Lifespan attention deficit/hyperactivity disorder and borderline personality disorder symptoms in female patients: a latent class approach.Psychiatry Res. 2011 Dec 30; 190(2-3):327-34.PR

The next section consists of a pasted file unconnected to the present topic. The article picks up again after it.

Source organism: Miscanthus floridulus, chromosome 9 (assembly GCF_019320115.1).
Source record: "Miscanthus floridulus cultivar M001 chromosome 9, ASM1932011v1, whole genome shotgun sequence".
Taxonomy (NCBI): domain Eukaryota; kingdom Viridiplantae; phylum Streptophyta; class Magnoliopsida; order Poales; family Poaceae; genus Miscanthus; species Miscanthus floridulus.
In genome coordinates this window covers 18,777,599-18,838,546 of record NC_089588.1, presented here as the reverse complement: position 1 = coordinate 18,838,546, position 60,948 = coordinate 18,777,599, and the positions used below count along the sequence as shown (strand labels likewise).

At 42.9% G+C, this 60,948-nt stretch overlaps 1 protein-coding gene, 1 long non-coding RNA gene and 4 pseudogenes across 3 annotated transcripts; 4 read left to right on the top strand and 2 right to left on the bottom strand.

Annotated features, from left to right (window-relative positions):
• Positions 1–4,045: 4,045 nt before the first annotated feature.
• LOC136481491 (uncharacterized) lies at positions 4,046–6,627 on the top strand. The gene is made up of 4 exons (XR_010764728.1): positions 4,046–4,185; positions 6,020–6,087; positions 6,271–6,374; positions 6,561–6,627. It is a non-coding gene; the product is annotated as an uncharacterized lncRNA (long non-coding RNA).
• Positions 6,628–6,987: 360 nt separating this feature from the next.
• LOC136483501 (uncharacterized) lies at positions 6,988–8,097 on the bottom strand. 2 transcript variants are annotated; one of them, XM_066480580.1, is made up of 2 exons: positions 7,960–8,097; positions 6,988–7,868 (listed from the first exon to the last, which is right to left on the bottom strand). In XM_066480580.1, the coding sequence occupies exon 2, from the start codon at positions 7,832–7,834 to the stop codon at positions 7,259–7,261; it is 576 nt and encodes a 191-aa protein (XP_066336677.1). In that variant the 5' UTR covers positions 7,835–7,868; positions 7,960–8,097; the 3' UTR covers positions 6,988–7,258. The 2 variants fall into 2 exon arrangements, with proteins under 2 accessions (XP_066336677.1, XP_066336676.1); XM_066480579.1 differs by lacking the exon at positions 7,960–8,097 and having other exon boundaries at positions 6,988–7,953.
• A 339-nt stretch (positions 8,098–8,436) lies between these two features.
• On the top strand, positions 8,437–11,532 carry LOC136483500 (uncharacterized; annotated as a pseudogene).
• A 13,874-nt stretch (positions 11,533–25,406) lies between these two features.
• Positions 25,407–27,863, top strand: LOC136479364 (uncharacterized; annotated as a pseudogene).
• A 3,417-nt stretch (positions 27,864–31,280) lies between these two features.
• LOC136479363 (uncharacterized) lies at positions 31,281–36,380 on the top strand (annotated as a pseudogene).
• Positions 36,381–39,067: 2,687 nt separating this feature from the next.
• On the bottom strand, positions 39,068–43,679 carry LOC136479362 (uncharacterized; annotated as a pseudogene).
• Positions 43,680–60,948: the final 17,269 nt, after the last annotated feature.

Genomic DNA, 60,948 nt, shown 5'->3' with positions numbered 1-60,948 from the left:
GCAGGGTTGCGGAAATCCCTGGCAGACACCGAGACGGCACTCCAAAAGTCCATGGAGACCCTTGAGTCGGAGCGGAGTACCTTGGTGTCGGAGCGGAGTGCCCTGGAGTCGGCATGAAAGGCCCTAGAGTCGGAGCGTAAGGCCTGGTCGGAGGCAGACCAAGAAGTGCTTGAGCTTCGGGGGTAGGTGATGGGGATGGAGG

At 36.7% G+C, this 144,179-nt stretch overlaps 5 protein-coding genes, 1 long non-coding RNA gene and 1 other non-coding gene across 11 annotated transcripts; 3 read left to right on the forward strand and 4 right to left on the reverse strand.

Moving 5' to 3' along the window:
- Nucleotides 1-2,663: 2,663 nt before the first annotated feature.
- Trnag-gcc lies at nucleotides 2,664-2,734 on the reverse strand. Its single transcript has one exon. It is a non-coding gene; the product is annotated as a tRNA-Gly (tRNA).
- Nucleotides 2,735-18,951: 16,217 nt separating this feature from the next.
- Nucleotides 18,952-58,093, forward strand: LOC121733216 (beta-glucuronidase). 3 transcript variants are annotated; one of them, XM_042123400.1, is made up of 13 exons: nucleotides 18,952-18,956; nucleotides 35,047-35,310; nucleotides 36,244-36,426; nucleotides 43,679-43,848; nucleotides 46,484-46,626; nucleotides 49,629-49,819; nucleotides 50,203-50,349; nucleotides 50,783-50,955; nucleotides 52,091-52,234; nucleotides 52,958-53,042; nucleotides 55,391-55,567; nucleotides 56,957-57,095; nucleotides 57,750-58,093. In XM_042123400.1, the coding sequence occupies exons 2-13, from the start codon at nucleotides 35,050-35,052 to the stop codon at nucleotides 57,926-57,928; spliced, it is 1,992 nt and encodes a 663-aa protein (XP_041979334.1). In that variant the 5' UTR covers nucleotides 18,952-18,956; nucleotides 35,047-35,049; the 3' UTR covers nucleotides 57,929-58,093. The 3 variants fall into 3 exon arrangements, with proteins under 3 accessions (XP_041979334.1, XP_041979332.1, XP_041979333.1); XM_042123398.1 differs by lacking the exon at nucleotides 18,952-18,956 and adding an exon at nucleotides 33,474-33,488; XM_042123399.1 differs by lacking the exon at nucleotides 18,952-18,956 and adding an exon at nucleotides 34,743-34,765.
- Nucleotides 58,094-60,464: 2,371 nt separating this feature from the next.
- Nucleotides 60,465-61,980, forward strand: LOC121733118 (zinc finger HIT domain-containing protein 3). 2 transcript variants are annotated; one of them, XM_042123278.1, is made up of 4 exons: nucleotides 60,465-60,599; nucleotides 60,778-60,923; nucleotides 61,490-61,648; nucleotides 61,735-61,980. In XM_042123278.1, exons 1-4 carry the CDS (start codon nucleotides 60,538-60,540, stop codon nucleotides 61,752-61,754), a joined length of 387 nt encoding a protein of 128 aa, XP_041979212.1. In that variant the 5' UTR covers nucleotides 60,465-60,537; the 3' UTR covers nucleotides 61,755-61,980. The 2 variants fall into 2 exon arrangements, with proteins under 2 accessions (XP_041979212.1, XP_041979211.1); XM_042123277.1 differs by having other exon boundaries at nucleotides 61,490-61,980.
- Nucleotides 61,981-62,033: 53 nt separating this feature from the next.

Attention-deficit/hyperactivity disorder (ADHD) and borderline personality disorder (BPD) are frequently comorbid. To contribute to a better understanding of the associations regularly found between ADHD and BPD, on the one hand, and the developmental pathways for these disorders, on the other hand, latent class analyses (LCA) were undertaken to identify classes differing in profiles of childhood symptoms of ADHD and adult symptoms of ADHD and BPD. Diagnostic interviews with 103 female outpatients meeting the criteria for ADHD and/or BPD were used to assess current DSM-IV symptoms; childhood symptoms of ADHD were assessed in parent interviews. The latent classes were examined in relation to the DSM-IV conceptualizations of ADHD and BPD. And relations between childhood and adult classes were examined to hypothesize about developmental trajectories. LCA revealed an optimal solution with four distinct symptom profiles: only ADHD symptoms; BPD symptoms and only ADHD symptoms of hyperactivity; BPD symptoms and ADHD symptoms of inattention and hyperactivity; BPD symptoms and ADHD symptoms of inattention, hyperactivity and impulsivity. All patients with BPD had some ADHD symptoms in both adulthood and childhood. Hyperactivity was least discriminative of adult classes. Adult hyperactivity was not always preceded by childhood hyperactivity; some cases of comorbid ADHD and BPD symptoms were not preceded by significant childhood ADHD symptoms; and some cases of predominantly BPD symptoms could be traced back to combined symptoms of ADHD in childhood. The results underline the importance of taking ADHD diagnoses into account with BPD. ADHD classification subtypes may not be permanent over time, and different developmental pathways to adult ADHD and BPD should therefore be investigated.